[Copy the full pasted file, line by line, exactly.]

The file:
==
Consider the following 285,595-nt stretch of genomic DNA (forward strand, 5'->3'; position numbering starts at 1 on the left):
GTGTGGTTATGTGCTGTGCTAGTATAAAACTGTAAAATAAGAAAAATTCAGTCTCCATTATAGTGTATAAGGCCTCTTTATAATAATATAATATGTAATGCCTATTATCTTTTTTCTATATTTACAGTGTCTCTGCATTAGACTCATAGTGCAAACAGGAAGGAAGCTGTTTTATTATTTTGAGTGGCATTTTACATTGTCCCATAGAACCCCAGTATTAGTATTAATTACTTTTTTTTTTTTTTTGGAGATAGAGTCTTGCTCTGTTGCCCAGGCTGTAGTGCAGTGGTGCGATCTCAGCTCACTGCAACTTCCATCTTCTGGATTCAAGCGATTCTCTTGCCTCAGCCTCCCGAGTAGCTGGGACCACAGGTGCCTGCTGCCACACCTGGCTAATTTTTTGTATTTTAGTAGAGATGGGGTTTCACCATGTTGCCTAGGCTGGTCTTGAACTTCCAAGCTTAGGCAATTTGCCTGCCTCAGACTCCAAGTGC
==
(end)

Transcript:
Consider the following 285,595-nt stretch of genomic DNA (forward strand, 5'->3'; position numbering starts at 1 on the left):
GTGTGGTTATGTGCTGTGCTAGTATAAAACTGTAAAATAAGAAAAATTCAGTCTCCATTATAGTGTATAAGGCCTCTTTATAATAATATAATATGTAATGCCTATTATCTTTTTTCTATATTTACAGTGTCTCTGCATTAGACTCATAGTGCAAACAGGAAGGAAGCTGTTTTATTATTTTGAGTGGCATTTTACATTGTCCCATAGAACCCCAGTATTAGTATTAATTACTTTTTTTTTTTTTTTGGAGATAGAGTCTTGCTCTGTTGCCCAGGCTGTAGTGCAGTGGTGCGATCTCAGCTCACTGCAACTTCCATCTTCTGGATTCAAGCGATTCTCTTGCCTCAGCCTCCCGAGTAGCTGGGACCACAGGTGCCTGCTGCCACACCTGGCTAATTTTTTGTATTTTAGTAGAGATGGGGTTTCACCATGTTGCCTAGGCTGGTCTTGAACTTCCAAGCTTAGGCAATTTGCCTGCCTCAGACTCCAAGTGC